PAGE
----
Here is a good book review of Robert A. Pape's Dying to Win: The Strategic Logic of Suicide Terrorism. Pape has done extensive research on suicide bombers and concluded that the main motivation is not poverty or religion but nationalism. (Note that Pape and I are using "nation" to refer to supra-tribal ethnic groups which share at least a common language and common political ambition to run its own government, not necessarily to existing or historical states). Pape shows that suicide terrorism springs from perceived or actual occupations of one national group by a different and democratically governed one: Sri Lanka and India of Tamil regions (the Tamil Tigers), perceived Western proxy governments of Sunni Arab countries (Al Qaeda), a Shiite government allied to the U.S. invaders of Sunni areas in Iraq (Sunni insurgency), Israel of the Palestinian occupied territories (Hamas), etc. The strategic logic (as I liberally interpret Pape's theory) is that the suicide bombers credibly signal policymakers in democratic governments that the the national group cares far more about the conflict than the occupiers do -- and therefore are willing to sacrifice far more and make life far more difficult for occupiers. Pape points out that (at the time of writing of the book) the most suicide bombers came not from Al Quaeda or any other arguably religious terrorist group, but from the Marxist-Leninist (and thus atheist) Tamil Tigers. It can of course be argued that Marxism itself is a kind of religion, but at least Paper debunks the shallow idea that afterlife promises a la the "seventy virgins" are a necessary motivation for suicidal terrorism. I'd add that suicide terrorism grows from cultures that de-emphasize individualism -- thus the lack of, for example, ethnically European suicide bombers, but the historical existence of Middle Eastern and Japanese suicide fighters which Pape describes. We individualists have not been able to understand suicide bombers; they just seemed inexplicably crazy. Pape's analysis is an excellent antidote to this ignorance.

The movie "Jesus Camp" shows a fundamentalist Christain group trying to inculcate in their children the idea that Christians should also be willing to make extreme sacrifices in the cause of Christian crusade against Islam. If the West insists on occupying non-individualist national groups (for example most of the nations subscribing to Islam or Marxism), something like this indeed probably is necessary to be successful. But Christianity, with its emphasis on the individual soul, and the rest of the Western tradition is far too individualist for this (and for other reasons, which far outweigh the terrorist problem, this is a very good thing).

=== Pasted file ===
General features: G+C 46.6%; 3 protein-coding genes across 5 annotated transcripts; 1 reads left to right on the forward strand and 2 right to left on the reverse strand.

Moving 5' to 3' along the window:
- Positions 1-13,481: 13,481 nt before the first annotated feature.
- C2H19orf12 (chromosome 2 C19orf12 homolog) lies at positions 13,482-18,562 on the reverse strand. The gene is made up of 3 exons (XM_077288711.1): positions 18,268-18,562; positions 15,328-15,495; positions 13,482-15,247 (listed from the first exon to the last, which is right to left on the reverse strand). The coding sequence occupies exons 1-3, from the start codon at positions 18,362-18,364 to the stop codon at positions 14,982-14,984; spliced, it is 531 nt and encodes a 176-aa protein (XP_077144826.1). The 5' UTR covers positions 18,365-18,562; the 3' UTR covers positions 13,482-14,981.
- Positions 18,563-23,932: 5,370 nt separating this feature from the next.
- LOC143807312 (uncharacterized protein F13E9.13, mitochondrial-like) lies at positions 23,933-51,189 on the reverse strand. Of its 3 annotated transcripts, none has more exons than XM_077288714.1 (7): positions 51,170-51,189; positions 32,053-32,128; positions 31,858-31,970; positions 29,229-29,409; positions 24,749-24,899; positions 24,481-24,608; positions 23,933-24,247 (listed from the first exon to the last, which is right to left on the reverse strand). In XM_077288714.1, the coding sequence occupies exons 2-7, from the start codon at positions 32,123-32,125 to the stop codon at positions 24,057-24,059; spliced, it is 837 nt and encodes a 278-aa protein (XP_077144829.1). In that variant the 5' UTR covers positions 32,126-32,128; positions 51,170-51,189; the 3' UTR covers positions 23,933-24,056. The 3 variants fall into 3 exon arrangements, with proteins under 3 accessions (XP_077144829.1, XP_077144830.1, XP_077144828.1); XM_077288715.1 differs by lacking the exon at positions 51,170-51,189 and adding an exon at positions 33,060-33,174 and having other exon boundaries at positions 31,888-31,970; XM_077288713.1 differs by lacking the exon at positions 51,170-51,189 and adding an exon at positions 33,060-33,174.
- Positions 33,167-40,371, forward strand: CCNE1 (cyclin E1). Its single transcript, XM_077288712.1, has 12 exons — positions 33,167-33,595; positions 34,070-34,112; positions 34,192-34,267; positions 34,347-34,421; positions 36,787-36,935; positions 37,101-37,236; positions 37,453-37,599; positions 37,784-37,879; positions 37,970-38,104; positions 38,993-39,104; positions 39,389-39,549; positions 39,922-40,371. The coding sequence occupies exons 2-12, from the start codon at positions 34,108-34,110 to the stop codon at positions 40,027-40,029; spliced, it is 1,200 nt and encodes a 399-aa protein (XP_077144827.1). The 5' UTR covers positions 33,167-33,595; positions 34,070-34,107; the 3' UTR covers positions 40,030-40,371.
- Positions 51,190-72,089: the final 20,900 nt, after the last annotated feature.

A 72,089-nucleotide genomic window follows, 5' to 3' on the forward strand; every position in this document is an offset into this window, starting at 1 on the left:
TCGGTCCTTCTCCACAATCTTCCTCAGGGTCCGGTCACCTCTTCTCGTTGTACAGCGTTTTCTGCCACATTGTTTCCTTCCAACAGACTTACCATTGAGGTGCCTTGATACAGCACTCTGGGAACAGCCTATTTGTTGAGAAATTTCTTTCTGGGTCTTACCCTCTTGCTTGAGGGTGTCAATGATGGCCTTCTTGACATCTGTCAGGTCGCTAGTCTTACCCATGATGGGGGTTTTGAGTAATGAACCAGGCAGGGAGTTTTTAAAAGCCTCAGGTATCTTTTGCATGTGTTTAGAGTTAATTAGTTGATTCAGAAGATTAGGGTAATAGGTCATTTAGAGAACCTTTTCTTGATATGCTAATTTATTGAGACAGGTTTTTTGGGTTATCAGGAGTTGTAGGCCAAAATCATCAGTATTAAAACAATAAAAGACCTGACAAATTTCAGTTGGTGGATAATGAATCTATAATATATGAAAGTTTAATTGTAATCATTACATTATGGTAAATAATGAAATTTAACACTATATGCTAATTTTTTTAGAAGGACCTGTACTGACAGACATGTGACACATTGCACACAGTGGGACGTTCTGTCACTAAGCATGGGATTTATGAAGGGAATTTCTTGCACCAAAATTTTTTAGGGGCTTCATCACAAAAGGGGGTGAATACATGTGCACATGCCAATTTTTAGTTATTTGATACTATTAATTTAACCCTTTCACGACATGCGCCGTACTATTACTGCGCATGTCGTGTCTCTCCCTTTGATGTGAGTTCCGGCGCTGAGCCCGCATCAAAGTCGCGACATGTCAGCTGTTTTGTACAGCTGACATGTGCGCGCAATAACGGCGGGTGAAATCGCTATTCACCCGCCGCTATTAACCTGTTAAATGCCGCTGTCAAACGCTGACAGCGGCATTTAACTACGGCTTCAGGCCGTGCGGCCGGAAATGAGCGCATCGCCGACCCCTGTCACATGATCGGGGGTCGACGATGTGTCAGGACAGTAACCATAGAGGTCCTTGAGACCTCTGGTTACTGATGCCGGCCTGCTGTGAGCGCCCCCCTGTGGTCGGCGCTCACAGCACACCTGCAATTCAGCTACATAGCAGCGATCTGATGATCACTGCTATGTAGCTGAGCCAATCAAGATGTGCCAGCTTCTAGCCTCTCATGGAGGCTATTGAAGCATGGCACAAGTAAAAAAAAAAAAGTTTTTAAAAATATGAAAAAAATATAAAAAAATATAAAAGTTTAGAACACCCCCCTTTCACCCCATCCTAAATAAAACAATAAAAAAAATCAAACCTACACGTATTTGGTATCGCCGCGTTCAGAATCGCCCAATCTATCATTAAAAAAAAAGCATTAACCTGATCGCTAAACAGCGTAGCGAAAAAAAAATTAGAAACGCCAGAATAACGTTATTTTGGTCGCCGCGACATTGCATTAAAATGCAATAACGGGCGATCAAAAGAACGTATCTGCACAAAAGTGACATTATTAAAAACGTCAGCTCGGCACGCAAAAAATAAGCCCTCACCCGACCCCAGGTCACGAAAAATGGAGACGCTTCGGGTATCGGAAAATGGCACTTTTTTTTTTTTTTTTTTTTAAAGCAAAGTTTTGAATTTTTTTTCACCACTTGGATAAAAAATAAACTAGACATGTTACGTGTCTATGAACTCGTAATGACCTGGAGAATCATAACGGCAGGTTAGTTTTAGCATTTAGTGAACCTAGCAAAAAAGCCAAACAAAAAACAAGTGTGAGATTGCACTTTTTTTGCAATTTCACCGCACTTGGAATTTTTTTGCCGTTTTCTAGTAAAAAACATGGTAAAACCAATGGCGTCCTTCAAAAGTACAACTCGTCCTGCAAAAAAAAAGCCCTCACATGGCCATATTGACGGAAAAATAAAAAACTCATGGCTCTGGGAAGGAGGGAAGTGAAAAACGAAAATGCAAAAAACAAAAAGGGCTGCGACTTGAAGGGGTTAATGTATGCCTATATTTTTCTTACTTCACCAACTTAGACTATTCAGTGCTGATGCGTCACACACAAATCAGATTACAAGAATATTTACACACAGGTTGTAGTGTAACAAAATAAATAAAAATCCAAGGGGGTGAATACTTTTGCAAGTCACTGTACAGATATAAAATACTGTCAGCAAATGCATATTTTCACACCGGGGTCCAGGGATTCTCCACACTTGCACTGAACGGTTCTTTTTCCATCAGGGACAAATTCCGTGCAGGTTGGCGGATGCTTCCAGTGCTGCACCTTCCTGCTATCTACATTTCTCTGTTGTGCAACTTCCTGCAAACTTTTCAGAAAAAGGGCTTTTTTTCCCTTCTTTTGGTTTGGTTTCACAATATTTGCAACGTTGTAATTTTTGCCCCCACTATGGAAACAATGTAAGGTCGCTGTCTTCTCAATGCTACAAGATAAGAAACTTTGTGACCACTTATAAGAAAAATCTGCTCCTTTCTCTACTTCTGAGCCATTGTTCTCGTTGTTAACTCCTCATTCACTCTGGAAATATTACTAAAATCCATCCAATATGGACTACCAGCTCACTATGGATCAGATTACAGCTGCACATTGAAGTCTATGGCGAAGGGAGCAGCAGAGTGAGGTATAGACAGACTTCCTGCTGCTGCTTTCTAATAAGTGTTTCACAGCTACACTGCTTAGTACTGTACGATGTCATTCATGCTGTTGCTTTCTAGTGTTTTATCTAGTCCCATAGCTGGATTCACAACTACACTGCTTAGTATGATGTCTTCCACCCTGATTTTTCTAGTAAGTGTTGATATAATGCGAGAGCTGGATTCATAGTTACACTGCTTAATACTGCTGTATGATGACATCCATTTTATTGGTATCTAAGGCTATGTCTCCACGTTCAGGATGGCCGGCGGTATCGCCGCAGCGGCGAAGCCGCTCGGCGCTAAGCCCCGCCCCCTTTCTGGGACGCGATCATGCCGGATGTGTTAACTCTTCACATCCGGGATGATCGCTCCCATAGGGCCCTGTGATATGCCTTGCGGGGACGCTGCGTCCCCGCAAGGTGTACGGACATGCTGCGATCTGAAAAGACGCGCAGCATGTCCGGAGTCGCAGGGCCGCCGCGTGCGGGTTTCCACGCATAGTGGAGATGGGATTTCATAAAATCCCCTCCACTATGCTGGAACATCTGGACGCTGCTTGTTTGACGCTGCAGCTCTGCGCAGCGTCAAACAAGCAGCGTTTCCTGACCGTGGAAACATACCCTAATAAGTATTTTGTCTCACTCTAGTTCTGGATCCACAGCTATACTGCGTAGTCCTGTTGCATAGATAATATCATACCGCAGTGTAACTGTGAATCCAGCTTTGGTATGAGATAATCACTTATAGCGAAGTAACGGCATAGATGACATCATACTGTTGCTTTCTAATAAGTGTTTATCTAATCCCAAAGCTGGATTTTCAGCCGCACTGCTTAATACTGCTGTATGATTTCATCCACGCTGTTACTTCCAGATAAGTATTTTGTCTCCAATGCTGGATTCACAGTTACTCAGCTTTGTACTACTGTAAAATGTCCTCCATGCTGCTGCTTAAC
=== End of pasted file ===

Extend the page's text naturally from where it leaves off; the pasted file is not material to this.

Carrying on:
The lesson for Western foreign policy? (1) don't occupy non-individualist regions -- the costs will be far more expensive then we can imagine -- although you'd think we would have already learned this from the Vietnam and current Iraqi experiences; and (2) if you already are in such an occupation, the basic choices of remaining or leaving are both very expensive -- the former because it continues to motivate extreme nationalist ire, and the latter because it encourages national groups elsewhere by showing that suicide terrorism succeeds in its objectives. It's like paying off a kidnapper, which frees the current hostages but makes future kidnappings more likely. Withdrawing from occupation removes a current source of ire but shows national groups elsewhere that suicide terrorism is the best way to achieve the objectives of otherwise powerless nationalities.

This Hobson's choice reinforces why a decision to occupy is so expensive in the first place. We are no longer in a situation in which it's our literate and culturally unified armed forces against their illiterate and culturally and politically divided tribe, as during the era of colonization. Instead it's our literate and unified nations against their literate and unified nations, the only big differences being our mere superiority on a traditional battlefield and their much higher motivation and collectivism, and thus their much higher willingness to sacrifice individuals for the cause of the large national group. Occupation of national regions that have not yet been thoroughly Westernized (or are not otherwise individualistic) is no longer a politically viable use of force in our world. If we wish to convert collectivist nations to Western democracy, individualism, Christianity, or whatever else we'd like to teach them, our best strategy is to just use our dominant Western economy and media to be, as Reagan put it, a "Shining City on a Hill". That's how we brought down the Marxist and nuclear-armed Soviet Union. Focus on defending our own freedoms instead of trying to impose them, set a good example, and let the collectivists peacefully come to realize the advantages of individualism.